On Representation and Leadership in Congress

>> Tuesday, September 30, 2008

Yesterday's failure to pass the bail out legislation should be considered a text book case study in the competing philosophies of Republican government. We saw in stark contrast the difference in the constituency service model and independent leadership model of government. The law makers who had to go home and face the voters voted overwhelmingly against the bill while safe law makers voted for it. Why? To answer that we need to look at what congress people think their job is.

There is a constant tug of war in congress members minds between acting on their own judgment about an issue and in responding to the demands of the constituency. Take the example of the bailout, the safe members who voted or the bill were not exempt from their constituents demands for a no vote. If reports are to be believed they were being hit at a no to yes ration of 30-1. In this case they ignored their constituents for what they believed was the good of the country. They utilized their own judgment about what was best based on their own knowledge of the situation and the consequences of action. What they did was exercise leadership when they must know that they will take a major hit from this. Many people believe that this is why we elect representatives to go and make the hard calls.

On the opposite side we have the nay voters from unsafe districts. These people totally relied on the demands of the voters back home. They simply performed the role of the mouthpiece. This is a fully recognized idea of how a representative should act. We petition leaders so that we may influence the decision. Would we do this if we were not supposed to have input? The question is whether these people have gone to far. Why elect them personally if all we need is a stand-in? We could vote over the internet on every bill and the representative would simply push the button yea or nay.

The question arises whether they were actually following their constituents out of an ideological belief that that is the right thing or out of a political cowardice that they would be voted out of office. If they really believed that this was the right thing to do and voted no to keep their jobs that is a problem in my mind. If you believe your job is to lead and make decisions for the people except when that might hurt you politically i cant respect that.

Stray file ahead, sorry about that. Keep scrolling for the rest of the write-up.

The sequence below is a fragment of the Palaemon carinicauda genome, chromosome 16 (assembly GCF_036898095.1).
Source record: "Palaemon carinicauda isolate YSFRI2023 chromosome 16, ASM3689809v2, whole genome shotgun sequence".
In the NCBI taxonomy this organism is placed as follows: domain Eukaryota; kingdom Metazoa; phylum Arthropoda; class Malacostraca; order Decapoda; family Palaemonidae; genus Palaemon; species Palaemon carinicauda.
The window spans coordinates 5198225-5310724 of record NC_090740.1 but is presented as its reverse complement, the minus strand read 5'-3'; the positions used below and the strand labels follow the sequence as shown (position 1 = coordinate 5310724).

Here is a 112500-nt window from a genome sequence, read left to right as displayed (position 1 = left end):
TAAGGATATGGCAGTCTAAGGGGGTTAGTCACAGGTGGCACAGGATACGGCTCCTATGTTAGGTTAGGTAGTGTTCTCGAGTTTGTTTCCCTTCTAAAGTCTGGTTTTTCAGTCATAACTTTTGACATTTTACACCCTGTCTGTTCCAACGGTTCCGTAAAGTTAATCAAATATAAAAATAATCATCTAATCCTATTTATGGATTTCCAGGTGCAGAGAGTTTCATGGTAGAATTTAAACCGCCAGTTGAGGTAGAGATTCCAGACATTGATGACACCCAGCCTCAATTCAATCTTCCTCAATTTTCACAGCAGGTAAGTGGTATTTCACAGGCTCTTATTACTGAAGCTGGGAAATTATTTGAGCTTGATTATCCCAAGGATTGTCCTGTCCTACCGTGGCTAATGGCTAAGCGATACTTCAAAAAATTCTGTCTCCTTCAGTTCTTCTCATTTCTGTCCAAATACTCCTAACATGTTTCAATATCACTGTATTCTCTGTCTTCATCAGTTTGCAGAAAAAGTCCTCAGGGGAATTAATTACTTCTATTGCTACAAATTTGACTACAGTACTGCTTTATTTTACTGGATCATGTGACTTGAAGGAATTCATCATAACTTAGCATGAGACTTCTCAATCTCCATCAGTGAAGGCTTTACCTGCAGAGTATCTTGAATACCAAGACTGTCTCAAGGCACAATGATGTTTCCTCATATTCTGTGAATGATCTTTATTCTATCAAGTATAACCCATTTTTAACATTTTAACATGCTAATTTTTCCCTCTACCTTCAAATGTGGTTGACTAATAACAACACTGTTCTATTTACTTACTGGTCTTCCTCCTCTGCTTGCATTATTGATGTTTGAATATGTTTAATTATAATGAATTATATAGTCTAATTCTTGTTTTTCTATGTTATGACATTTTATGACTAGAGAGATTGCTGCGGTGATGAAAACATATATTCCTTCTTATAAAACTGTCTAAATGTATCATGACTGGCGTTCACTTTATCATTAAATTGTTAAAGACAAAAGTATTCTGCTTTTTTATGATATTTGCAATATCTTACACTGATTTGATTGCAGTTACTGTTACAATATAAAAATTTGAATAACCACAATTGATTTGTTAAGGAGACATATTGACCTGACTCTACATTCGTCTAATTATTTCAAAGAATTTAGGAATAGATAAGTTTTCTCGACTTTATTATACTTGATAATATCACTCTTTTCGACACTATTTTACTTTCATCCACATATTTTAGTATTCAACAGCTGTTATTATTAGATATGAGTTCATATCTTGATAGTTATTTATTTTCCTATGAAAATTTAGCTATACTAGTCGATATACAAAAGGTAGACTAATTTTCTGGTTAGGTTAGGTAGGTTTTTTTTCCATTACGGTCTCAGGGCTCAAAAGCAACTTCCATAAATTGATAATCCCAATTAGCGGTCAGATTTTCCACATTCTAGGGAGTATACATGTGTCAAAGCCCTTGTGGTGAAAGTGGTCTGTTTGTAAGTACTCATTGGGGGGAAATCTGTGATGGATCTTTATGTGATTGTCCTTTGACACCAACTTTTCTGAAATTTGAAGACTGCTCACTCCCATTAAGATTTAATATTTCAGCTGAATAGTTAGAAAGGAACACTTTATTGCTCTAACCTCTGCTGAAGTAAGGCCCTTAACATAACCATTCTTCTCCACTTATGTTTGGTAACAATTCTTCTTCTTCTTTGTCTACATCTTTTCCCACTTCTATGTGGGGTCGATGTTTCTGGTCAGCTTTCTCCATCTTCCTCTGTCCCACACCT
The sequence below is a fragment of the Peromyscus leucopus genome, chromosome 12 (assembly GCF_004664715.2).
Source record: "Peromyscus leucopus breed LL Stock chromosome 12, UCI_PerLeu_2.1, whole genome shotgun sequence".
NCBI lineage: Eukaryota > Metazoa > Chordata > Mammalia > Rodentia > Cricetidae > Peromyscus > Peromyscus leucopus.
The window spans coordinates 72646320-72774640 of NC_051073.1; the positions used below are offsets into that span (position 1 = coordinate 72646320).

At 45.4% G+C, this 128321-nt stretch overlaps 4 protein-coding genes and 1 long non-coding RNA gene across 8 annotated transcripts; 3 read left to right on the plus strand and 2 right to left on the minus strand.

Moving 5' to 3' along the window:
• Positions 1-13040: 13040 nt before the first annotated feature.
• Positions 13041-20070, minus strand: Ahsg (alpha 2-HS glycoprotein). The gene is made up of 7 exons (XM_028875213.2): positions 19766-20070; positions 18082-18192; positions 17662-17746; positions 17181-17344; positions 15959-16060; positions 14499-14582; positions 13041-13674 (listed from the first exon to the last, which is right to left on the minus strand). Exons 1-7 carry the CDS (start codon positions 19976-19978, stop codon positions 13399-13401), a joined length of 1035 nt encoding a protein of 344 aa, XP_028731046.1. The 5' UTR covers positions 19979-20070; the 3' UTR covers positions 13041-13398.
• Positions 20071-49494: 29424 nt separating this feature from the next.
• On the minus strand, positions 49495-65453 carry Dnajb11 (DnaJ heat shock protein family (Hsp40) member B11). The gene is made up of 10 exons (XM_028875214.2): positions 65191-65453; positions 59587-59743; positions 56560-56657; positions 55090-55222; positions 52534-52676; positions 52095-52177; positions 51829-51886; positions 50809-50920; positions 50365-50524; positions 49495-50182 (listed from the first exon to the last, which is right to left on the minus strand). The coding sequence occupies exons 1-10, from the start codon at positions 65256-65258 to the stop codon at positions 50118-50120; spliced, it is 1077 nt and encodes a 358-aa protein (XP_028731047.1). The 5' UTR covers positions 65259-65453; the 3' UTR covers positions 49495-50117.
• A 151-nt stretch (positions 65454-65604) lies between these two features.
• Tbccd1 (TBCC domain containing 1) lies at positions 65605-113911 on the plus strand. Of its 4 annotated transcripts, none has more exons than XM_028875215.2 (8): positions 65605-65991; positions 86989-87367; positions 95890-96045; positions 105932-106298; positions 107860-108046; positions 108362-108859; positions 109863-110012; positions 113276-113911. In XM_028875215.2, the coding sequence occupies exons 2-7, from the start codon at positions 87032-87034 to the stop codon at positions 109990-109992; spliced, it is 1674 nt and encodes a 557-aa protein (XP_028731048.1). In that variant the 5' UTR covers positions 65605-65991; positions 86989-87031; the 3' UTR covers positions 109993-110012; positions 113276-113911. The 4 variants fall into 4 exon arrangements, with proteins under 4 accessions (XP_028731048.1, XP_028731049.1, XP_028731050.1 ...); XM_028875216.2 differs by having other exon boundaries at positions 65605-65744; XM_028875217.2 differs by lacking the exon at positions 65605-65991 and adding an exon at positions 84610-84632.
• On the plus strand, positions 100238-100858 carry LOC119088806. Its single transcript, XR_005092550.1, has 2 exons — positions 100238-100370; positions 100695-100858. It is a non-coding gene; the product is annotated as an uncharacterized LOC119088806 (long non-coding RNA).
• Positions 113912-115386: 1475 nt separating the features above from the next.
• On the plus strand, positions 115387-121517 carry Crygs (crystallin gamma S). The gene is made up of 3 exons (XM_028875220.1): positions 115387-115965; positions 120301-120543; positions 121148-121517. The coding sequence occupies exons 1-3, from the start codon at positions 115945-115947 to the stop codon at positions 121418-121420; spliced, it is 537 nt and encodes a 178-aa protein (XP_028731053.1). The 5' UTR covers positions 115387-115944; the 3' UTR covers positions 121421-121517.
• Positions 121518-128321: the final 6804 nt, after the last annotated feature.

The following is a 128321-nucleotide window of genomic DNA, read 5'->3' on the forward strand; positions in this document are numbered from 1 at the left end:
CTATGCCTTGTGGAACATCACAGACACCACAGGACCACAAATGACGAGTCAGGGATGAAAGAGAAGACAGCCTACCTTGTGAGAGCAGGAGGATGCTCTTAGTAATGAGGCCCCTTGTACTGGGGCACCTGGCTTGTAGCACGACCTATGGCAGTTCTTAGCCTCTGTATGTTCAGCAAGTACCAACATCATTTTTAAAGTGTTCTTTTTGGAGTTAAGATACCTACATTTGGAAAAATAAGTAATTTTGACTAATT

If you believe that we elect our congress people to lead and make decisions then sometimes they have a duty to do that. If that decision leads them to get voted out, fine. If they have a principle and they believe they were elected to follow those principles they should sacrifice their career for what is best for the country. others have sacrificed more than simply a job. i have a hard time believing that a representative who votes for an issue with the ability to defend why his vote was best for the country will get thrown out of office. Even if they do they should have no regrets.

What is lacking in the discussion of the bail out is that what should be done is what is best for the country, regardless of politics. If that bill that was put up was not the best bill for the country then it had no business being voted on. No one thought the bill that went before the congress was the best possible bill. The people understood this. The best bill needs to go up in a crisis and if republican members want to take a principled stand against it i think that is their right. I think if there was a bill that everyone actually thought would work and was not a cobbled together political band aid the american people would get behind it. it might not be perfect but good should be a worthy adjective. Then you would have no trouble with those people afraid of using their judgment.

I could be wrong though. There is always the idea that we elect members to make trivial regular decisions we cant be bothered with but that the important stuff should be left to the people. That might work. The problem i see with that is that people dont usually understand the important stuff any better than the trivial stuff. We should not just trust them or cede total decision making to legislators. Calls keep them honest and make sure that only on the most truly principled issues will they cross the voters lest they risk their jobs.

It is an unresolved question what is the job of a legislator, listen and follow the people or use your own judgment? Legislators like to have it both ways by building support for an issue but sometimes you have to make the call about what is best for the country without the benefit of popular support.


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